The reduced weight of the new lenses comes at a price of less robust construction, including a plastic mount. The users who change lenses occasionally only will not see the difference, but others (including myself) may. Still, what I like about Olympus is that they would rather cut down the specs than optical performance; their track record clearly indicates that, and I hope this also will be the case with the new lenses. When and if I use them, I'll be able to say more.
Update of October, 2007: And, indeed, I am — having used both lenses on the new E-410 and E-510 for a couple of months. My general experience supported with two semi-formal tests indicates that both new "kit" zooms provide better resolution than their older counterparts; visibly better. This is quite amazing, achieved in spite of the weight and size reduction; probably helped by use of low-dispersion glass and (in the case of 14-42 mm) aspherical elements. Most impressive.
While some people question the reasons behind duplicating two existing (and good) economy lenses, note that a two-lens E-400 outfit including both "kit" lenses will weigh about 360 g less than a similar E-500 outfit with the two older zooms. This is quite a difference.
Last but not least, it is nice that Olympus did not go the easy way, bundling the camera with the "super-economy) 17.5-45 mm zoom. While, in spite of lightweight construction, and plastic mount, this lens is quite respectable optically (see John Foster's comparison), the 28 mm EFL of the new standard zoom is a significant advantage over the 35 mm EFL of that lens.
My first close look indicates that colors and tonality are accurate, lens sharp enough for the pixel count, too much in-camera sharpening (this can be remedied by tuning it down in the camera settings). Per-pixel noise (especially in the shadows) quite visible at ISO 200 and higher (used in most of the samples), but not disturbingly so; remember that the this will undergo less magnification than in case of cameras with smaller pixel count. On the plus side, unlike in some competing models, I don't see any excessive dynamic noise reduction, leading to the somewhat artificial "Saran wrap look".
In general, something I would expect from the E-500, maybe the saturation is a bit lower, more natural.
Remember that the samples are from a pre-production stage; the firmware is still being tweaked. The final results may be, if anything, only better.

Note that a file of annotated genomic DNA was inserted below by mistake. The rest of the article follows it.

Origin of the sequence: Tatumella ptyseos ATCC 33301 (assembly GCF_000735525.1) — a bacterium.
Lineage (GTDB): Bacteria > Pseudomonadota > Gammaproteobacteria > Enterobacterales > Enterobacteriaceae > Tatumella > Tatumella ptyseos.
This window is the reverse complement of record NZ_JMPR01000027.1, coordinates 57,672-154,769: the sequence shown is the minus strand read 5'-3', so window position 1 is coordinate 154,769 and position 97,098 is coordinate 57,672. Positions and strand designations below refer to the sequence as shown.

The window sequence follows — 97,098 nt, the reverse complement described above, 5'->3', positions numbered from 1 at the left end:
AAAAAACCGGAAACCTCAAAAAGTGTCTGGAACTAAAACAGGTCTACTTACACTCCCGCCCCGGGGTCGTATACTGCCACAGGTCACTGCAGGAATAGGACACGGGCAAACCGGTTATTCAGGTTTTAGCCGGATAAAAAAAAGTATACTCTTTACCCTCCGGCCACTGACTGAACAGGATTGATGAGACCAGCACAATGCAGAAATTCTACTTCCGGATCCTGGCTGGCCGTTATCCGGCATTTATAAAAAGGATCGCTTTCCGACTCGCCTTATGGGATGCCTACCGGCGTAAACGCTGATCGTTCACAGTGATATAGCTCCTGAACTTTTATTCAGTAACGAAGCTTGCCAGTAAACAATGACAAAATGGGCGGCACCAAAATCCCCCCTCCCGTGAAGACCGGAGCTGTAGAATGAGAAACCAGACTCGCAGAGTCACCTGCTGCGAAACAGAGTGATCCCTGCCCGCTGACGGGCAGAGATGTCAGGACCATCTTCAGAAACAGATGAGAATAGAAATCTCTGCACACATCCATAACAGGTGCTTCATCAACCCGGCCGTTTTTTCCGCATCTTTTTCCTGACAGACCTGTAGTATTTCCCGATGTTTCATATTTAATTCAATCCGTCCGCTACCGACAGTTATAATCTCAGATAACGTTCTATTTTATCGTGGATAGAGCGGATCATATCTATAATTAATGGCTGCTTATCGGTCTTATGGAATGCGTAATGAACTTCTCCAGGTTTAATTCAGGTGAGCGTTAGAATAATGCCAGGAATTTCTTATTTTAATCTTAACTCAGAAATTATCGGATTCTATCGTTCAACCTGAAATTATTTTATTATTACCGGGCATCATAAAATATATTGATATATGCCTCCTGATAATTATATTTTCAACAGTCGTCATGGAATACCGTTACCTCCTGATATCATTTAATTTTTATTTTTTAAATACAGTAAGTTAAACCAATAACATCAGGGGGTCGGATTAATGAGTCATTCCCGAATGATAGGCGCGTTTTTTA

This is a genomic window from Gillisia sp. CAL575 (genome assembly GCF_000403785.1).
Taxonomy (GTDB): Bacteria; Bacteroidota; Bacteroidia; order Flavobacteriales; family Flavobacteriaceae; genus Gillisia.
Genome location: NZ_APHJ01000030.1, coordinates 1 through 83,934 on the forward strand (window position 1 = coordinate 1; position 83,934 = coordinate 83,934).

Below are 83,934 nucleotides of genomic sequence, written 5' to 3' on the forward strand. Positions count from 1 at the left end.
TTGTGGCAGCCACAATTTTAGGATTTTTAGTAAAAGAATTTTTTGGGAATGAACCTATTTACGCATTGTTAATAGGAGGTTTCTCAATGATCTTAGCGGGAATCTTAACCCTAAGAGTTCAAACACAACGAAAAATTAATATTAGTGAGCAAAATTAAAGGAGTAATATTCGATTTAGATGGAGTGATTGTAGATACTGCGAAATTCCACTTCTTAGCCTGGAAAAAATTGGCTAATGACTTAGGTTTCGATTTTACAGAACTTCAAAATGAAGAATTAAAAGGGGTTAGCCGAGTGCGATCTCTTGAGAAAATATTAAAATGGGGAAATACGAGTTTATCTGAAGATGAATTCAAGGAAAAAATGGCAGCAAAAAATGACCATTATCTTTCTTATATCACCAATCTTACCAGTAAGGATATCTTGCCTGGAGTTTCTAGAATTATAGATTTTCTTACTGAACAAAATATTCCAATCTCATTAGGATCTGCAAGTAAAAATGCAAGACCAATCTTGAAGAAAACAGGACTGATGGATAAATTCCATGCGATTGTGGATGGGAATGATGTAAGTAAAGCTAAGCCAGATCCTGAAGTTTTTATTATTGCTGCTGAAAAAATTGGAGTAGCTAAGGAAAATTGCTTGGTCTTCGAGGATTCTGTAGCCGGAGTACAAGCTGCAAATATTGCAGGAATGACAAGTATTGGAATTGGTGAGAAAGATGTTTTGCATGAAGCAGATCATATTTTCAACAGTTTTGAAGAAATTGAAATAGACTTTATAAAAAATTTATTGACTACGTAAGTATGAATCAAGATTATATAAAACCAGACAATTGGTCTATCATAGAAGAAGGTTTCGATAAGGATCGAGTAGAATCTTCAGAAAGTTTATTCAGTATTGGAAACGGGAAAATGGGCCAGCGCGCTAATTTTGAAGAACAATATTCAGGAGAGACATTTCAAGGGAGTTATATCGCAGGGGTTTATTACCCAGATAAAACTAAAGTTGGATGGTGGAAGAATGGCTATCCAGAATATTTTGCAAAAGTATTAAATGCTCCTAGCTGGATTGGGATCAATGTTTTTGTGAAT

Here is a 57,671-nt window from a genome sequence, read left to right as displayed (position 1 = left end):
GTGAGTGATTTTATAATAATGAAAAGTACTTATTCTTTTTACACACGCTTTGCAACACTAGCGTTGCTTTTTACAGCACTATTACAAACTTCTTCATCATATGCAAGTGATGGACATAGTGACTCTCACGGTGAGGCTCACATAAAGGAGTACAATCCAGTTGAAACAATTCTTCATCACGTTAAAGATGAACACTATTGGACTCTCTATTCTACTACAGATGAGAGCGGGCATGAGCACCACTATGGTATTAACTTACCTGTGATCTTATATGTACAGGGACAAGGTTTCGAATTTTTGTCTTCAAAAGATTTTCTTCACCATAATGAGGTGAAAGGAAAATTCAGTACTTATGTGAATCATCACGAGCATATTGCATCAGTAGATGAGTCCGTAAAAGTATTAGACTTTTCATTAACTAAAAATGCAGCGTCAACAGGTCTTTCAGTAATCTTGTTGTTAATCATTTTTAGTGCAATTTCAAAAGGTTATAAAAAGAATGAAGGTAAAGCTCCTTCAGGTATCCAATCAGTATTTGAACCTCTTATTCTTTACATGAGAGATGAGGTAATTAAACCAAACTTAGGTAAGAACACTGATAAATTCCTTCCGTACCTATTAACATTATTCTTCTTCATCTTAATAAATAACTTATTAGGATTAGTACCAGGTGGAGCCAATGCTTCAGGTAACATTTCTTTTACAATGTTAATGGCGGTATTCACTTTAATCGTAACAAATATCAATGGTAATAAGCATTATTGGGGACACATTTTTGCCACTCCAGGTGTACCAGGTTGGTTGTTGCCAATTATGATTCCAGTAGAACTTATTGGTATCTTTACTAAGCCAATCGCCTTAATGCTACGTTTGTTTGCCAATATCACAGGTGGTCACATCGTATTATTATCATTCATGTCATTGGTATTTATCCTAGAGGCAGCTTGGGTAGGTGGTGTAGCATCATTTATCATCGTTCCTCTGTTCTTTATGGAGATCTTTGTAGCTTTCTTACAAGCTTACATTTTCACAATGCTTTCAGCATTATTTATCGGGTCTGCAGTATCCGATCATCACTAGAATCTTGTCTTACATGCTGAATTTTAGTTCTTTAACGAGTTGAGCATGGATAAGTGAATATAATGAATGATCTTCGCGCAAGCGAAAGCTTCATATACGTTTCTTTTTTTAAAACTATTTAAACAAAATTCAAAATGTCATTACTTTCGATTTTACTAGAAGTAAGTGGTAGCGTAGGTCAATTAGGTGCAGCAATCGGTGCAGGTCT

Surprisingly, the E-400 has not been released on the American and Japanese markets, at least not now (and the new lenses were introduced here only with the E-410 and E-510 in 2007). According to Olympus, the E-500 is selling well in the States, and there is no need for a new model here.
This is a strange explanation, as I cannot imagine how a co-existence of two, even similar, models in Japan or in the States could hurt Olympus sales. Is Europe so different? Actually, if there is a difference, it may be in the opposite direction, with the U.S. suffering more of the "if it is more than a year old, it's crap" syndrome.
October, 2007: I just suspect that the real reason was a bottleneck in the production process. In any case, the camera has been replaced with the E-410, available worldwide, using the same form factor (although with an entirely different imaging pipeline).
The proof is in the pictures, and the first samples from a pre-production E-400 look quite good in spite of the firmware still being tweaked. Based on these, I would expect the camera to deliver images as good as these from the E-500. Maybe the colors are a bit different, closer to the Canon flavor and slightly colder, but I would think this can be easily adjusted with WB compensation; also, the samples were shot near noontime (when I usually keep my camera stored in its bag).
Another disclaimer: these are casual observations; I would need to shoot some samples myself, under conditions I'm used to, to voice any stronger opinion.
The chromatic aberration seems to be exceptionally well-controlled, noise at higher ISO settings is moderate if not impressively so (some competing models may have less of it at the expense of more in-camera filtering), and, first of all, the inexpensive kit lenses are much better than their price range would indicate.
Generally, the camera can be described as a smaller, lighter E-500 with just more megapixels and a few simplifications, mostly in the external controls, which I do not find objectionable. I hope it will sell well, as it deserves that.
If you are a current E-500 user, do not be tempted to "upgrade" (assuming you are living where the E-400 will be available); better buy a good lens. If you have another E-Series body and would like to have one more, carefully consider the pros and cons of the E-400 versus the E-500, and make sure to handle both before making a commitment. Depending on your taste and preferences, one or another may be a better choice. A similar advice can be given to those who would like to get an Olympus model as their first SLR. In either case, you will not be disappointed.